From Hosea Humphrey
Johnston near Providence R.I. Decr 31st 1815
Although you enjoy in retirement the warmest approbation and esteem of every honest American yet it is not to be supposed that your mind is not occupied with carefull attention to the concerns of our country and if notwithstanding the abilities and integrity of our cheif Magistrate and the administration in general occasion requires your usefull advice is not with held yet sir it cannot be doubted but you find leasure to attend to those Philosophical investigations which have Occupied your mind from childhood which is incontestably evident from those comprehensive views of human concerns that you have so freequently exhibited and which could not be disconnected with a knowledge of almost all attainable1 natural causes and effects
Having published many new Ideas concerning natural opperations and novelty being considered by a great part of mankind as conclusive evidence of error and being sensible of the probability thereof from prejudice in favour of my own productions—but still having confidence in the correctness of what I have advanced and wishing the work to be perused by the ablest Philosophers not doubting they will do strict justice in the premises I have taken the liberty to present you a volume which tho small in extent may be much Smaller in consequence and permit me sir earnestly to request that if upon perusal you Shall find it unworthy of attention you will consider yourself under not the least obligation to read it through—and if at any future time when at Leasure you Shall consider it So far worthy attention as to induce you to write me any observations concerning it, you will be at least as candid in notifying me of its errors as any matters you may approve of therein
The accompanying pamphlet is worth your reading no further than to discover my political Sentiments as respects parties
The hand Bill contains an attempted appology for the want of systematic arrangement in the work a part of which ought to have been bound with the Sheets
RC (DLC); addressed: “Thomas Jefferson Esqr late Presiden of the United States”; endorsed by TJ as received 8 June 1816 and so recorded in SJL. Enclosures: (1) Humphrey, A Dissertation on Fire, or Miscellaneous Inquiries and Reflections concerning the Operations of the Laws of Nature; with An Appendix, containing Thoughts on Memory, Reflection, Decision, Muscular Motion, &c. (Providence, 1814; Poor, Jefferson’s Library description begins Nathaniel P. Poor, Catalogue. President Jefferson’s Library, 1829 description ends , 7 [no. 302]). (2) Humphrey, Long Talk, spoken at Seekhonk, on the Fourth of July, 1812; before the Tammany Society, Panther Tribe, Number 1—Massachusetts (Newport, R.I., 1813; Poor, Jefferson’s Library description begins Nathaniel P. Poor, Catalogue. President Jefferson’s Library, 1829 description ends , 13 [no. 826]; TJ’s copy in ViU). (3) Advertisement for Humphrey’s Dissertation on Fire, indicating that Humphrey began the work for his own entertainment when illness and severe weather prevented him from working; describing his lifelong interest in observing and considering natural phenomena; expressing his surprise that what he had originally planned as a short, anonymous pamphlet had swollen to double its intended length plus an appendix; attributing any errors in the book to the limited time he could devote to writing, owing to his need to work to pay off the debt he incurred when his cotton mill burned; and asserting that the work is entirely the product of “his own reflection and reasoning” (broadside in ViU, bound with TJ’s copy of Humphrey’s Long Talk). Probably enclosed in Hugh Nelson to TJ, 7 June 1816.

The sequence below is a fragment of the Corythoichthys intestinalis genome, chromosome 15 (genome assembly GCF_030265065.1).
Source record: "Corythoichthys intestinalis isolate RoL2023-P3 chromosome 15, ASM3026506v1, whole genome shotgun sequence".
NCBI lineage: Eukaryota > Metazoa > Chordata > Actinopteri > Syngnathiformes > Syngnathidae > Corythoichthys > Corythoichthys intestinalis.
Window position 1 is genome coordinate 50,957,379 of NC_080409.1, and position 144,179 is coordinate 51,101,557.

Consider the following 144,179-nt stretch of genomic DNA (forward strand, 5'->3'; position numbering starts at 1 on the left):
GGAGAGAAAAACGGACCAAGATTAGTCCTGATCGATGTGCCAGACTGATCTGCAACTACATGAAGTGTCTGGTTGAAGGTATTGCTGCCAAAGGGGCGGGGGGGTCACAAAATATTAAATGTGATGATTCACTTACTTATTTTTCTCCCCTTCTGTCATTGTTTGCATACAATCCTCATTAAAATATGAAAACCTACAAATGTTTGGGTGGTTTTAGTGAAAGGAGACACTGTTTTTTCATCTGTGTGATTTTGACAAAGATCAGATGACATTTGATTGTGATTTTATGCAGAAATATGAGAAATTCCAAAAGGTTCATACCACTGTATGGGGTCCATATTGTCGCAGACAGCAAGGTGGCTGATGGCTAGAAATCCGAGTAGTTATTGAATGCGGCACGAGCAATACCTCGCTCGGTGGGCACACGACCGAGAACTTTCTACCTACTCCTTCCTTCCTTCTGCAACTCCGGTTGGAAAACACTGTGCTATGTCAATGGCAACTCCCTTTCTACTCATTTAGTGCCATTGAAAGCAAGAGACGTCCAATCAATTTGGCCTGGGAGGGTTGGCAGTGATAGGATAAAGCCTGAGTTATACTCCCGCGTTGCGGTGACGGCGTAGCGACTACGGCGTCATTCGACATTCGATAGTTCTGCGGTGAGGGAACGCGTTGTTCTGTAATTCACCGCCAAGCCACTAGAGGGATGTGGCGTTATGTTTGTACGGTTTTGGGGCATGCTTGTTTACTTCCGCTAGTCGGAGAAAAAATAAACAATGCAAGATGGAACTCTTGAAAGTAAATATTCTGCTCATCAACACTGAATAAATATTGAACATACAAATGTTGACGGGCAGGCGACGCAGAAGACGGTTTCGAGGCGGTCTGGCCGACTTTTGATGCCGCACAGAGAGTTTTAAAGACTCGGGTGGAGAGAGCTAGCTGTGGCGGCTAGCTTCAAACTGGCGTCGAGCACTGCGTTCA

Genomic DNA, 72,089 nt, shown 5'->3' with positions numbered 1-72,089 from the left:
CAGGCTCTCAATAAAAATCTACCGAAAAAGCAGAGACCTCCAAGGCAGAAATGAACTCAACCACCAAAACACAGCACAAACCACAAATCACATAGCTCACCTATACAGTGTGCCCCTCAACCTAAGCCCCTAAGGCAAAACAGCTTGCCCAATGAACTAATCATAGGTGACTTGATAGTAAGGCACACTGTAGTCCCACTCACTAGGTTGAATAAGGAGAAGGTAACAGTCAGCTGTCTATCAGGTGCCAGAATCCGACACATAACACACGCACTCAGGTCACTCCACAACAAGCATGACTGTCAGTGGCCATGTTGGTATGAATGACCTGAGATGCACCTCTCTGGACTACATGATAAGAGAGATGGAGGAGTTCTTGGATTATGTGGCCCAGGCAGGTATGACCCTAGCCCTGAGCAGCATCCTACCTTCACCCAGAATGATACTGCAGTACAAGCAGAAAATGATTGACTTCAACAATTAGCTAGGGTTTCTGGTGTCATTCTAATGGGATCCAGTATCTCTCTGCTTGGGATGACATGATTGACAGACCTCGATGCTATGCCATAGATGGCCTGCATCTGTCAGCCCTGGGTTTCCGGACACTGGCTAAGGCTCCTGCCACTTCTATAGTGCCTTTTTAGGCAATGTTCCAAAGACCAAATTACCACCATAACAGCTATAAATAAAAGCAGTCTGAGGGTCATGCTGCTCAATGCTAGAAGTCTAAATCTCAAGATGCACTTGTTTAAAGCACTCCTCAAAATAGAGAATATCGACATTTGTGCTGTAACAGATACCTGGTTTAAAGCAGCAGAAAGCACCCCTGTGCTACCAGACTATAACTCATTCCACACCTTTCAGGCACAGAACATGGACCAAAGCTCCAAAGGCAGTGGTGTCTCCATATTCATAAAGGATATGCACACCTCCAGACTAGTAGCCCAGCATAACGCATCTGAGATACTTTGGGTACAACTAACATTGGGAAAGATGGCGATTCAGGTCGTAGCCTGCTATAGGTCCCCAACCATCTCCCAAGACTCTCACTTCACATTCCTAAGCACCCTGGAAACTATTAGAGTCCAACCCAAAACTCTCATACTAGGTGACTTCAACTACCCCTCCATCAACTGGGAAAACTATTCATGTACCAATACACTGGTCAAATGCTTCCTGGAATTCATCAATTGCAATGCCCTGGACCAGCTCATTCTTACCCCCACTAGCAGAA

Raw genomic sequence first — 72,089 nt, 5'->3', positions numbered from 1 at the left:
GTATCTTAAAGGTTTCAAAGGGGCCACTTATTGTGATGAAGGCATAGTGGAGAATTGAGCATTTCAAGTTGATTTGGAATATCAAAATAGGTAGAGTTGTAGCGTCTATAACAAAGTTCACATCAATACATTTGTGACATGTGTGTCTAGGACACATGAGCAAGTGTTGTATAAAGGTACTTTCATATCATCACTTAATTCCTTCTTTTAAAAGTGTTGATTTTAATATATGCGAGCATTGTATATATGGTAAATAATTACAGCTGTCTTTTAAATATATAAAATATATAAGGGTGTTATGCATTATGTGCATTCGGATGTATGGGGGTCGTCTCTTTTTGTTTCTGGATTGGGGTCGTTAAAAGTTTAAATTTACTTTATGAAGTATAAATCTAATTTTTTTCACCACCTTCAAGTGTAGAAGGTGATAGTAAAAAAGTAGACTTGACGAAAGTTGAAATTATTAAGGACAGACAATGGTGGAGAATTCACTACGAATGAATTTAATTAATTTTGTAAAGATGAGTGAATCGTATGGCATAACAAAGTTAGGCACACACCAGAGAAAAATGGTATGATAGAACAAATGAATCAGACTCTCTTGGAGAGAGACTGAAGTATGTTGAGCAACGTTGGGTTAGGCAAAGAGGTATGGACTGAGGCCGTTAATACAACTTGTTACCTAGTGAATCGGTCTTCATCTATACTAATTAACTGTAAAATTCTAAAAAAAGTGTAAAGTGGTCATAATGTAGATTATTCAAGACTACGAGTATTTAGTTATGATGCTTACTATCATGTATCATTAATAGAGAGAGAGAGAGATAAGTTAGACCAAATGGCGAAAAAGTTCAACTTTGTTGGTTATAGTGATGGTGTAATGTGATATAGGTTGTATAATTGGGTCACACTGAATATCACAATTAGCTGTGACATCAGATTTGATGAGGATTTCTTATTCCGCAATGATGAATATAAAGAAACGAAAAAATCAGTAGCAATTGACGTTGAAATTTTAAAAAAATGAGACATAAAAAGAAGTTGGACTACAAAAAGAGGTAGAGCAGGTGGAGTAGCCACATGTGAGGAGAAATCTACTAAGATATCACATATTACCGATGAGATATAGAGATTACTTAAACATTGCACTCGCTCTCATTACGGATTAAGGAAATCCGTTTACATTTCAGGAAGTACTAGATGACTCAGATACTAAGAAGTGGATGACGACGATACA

Hosea Humphrey (1757–1816), physician and textile manufacturer, was a native of Norfolk, Connecticut. Early in his career he worked as a saddle and harness maker in Providence, Rhode Island. Humphrey represented Norfolk in Connecticut’s House of Representatives in 1787, and he served in the state’s 1788 ratification convention, where he voted against adopting the new United States Constitution. By 1800 he was living in Rhode Island, where he served as justice of the peace for North Providence, 1801–06. Humphrey was running a wool-carding business by 1805, and he opened a cotton mill in North Providence the following year. He died in Johnston, Rhode Island (Frederick Humphreys, The Humphreys Family in America , 144–5; Merrill Jensen, John P. Kaminski, and others, eds., The Documentary History of the Ratification of the Constitution [1976– ], 3:343, 436–7, 539, 547; DNA: RG 29, CS, R.I., Providence, 1800; Joseph Jencks Smith, comp., Civil and Military List of Rhode Island. 1800–1850 , 19, 33, 50, 65, 79, 92; Providence Phœnix, 21 Sept. 1805, 14 Feb. 1807; Letter from the Secretary of the Treasury, transmitting a Report, in Part, on the Subject of American Manufactures [Washington, 1810]; John Warner Barber, Historical Collections, being a general collection of interesting facts, traditions, biographical sketches, anecdotes, &c., relating to the History and Antiquities of Every Town in Massachusetts , 138; Boston Weekly Messenger, 11 July 1816).
On this date Humphrey sent a similar letter and set of enclosures to President James Madison (DLC: Madison Papers).
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